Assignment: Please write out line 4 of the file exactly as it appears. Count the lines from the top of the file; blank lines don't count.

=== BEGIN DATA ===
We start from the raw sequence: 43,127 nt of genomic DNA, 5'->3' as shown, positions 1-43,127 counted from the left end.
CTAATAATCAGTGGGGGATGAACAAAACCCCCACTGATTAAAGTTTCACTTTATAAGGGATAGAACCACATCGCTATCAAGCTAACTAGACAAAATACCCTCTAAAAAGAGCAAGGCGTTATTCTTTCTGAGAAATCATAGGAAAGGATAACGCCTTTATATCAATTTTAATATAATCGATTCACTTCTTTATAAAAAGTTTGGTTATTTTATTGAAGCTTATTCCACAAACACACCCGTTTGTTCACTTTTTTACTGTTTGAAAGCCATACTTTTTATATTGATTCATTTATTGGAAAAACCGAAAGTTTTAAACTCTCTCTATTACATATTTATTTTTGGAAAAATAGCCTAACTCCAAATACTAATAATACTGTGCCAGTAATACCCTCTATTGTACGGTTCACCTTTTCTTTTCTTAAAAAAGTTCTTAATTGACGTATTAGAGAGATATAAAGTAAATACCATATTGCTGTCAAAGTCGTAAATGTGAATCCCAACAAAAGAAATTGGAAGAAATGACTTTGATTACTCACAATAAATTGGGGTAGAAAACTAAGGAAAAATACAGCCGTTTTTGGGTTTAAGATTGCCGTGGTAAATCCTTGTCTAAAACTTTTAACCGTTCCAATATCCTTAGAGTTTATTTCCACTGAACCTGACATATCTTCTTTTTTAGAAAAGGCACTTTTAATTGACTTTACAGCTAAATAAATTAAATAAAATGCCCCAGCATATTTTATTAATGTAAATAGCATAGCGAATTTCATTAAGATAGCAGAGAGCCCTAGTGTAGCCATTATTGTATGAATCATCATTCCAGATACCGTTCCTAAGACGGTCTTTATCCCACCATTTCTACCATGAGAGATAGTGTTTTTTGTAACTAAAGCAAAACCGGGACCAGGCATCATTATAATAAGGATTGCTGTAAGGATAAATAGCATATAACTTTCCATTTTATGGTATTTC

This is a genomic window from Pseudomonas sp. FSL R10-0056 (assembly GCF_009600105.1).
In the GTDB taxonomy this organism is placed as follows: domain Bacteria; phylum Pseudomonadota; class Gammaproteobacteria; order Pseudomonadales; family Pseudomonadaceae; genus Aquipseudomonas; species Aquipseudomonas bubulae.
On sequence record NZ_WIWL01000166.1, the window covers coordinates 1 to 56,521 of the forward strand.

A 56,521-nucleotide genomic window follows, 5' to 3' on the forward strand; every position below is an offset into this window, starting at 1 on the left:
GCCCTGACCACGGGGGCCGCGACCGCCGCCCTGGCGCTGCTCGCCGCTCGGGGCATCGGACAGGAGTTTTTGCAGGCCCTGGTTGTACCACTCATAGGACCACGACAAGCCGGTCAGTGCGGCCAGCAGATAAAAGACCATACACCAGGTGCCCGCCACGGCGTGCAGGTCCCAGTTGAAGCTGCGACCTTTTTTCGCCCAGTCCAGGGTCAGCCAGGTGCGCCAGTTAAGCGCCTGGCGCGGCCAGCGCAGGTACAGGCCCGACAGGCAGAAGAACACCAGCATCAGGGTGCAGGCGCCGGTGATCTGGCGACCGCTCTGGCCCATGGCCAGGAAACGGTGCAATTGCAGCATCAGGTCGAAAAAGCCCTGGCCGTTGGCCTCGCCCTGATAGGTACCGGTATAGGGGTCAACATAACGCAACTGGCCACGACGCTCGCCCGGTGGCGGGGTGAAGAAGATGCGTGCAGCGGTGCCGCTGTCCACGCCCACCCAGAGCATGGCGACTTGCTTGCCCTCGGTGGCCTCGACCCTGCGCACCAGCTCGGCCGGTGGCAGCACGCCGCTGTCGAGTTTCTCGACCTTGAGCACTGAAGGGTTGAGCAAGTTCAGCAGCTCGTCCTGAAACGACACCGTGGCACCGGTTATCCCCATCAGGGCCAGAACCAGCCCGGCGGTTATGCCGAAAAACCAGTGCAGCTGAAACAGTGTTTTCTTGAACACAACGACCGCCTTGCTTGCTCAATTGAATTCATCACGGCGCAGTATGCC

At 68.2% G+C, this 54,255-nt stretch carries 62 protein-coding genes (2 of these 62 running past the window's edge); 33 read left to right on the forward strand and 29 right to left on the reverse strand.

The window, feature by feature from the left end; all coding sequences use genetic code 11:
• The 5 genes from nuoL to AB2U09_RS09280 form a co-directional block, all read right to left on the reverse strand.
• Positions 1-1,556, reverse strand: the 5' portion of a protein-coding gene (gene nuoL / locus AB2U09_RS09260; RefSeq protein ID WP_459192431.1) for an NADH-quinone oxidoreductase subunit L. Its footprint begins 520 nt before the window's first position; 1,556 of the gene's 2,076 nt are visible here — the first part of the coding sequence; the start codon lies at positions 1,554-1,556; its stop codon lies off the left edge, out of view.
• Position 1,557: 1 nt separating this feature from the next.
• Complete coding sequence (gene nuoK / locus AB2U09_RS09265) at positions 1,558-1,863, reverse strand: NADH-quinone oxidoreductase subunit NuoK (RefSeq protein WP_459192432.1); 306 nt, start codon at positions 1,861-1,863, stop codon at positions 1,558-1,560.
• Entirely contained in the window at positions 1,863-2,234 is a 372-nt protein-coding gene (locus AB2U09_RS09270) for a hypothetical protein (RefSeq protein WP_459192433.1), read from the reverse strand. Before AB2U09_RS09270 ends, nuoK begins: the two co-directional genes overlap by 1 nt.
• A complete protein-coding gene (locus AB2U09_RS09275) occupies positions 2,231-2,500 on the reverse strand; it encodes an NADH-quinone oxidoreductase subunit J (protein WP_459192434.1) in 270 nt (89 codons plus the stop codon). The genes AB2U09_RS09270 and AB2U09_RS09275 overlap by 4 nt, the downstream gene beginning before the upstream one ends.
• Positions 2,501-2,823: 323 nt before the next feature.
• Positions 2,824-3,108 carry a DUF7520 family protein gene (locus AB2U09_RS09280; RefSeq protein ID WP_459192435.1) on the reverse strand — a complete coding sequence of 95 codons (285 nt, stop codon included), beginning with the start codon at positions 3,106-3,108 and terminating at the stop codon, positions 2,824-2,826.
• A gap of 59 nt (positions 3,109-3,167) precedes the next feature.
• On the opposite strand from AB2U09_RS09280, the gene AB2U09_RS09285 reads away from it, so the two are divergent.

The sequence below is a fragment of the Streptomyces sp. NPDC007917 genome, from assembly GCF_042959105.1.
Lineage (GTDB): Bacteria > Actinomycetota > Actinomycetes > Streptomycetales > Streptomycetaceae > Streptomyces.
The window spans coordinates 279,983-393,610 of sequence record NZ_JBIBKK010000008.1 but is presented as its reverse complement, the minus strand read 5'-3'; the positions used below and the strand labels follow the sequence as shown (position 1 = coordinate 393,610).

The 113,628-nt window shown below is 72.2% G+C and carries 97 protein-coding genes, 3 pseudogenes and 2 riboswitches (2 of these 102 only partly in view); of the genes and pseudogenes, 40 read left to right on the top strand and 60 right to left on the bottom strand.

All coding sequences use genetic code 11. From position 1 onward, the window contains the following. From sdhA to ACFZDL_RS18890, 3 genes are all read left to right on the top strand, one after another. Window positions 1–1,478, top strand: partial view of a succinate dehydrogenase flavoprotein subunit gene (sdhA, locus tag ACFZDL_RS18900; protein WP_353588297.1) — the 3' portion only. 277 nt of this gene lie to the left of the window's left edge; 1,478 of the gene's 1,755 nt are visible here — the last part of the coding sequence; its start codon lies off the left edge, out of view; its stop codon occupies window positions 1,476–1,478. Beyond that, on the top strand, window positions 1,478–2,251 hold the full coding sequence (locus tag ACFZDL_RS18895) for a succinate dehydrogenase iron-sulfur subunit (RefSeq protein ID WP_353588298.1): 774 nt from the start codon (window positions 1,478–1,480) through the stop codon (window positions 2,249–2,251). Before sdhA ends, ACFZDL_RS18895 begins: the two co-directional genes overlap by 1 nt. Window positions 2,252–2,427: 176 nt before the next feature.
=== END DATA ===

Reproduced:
In the GTDB taxonomy this organism is placed as follows: domain Bacteria; phylum Pseudomonadota; class Gammaproteobacteria; order Pseudomonadales; family Pseudomonadaceae; genus Aquipseudomonas; species Aquipseudomonas bubulae.